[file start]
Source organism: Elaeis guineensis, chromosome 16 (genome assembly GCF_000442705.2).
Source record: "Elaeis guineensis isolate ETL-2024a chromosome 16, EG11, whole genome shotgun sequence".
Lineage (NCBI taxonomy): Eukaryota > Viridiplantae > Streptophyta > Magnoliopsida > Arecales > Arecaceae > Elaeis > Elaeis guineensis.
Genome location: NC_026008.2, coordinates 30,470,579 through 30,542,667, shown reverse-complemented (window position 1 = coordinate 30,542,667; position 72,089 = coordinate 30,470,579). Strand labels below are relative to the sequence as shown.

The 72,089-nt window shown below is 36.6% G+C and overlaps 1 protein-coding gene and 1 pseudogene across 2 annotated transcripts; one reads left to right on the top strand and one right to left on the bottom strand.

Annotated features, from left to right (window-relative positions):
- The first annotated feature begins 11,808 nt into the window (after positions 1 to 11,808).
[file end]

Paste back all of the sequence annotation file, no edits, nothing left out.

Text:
Source organism: Elaeis guineensis, chromosome 16 (genome assembly GCF_000442705.2).
Source record: "Elaeis guineensis isolate ETL-2024a chromosome 16, EG11, whole genome shotgun sequence".
Lineage (NCBI taxonomy): Eukaryota > Viridiplantae > Streptophyta > Magnoliopsida > Arecales > Arecaceae > Elaeis > Elaeis guineensis.
Genome location: NC_026008.2, coordinates 30,470,579 through 30,542,667, shown reverse-complemented (window position 1 = coordinate 30,542,667; position 72,089 = coordinate 30,470,579). Strand labels below are relative to the sequence as shown.

The 72,089-nt window shown below is 36.6% G+C and overlaps 1 protein-coding gene and 1 pseudogene across 2 annotated transcripts; one reads left to right on the top strand and one right to left on the bottom strand.

Annotated features, from left to right (window-relative positions):
- The first annotated feature begins 11,808 nt into the window (after positions 1 to 11,808).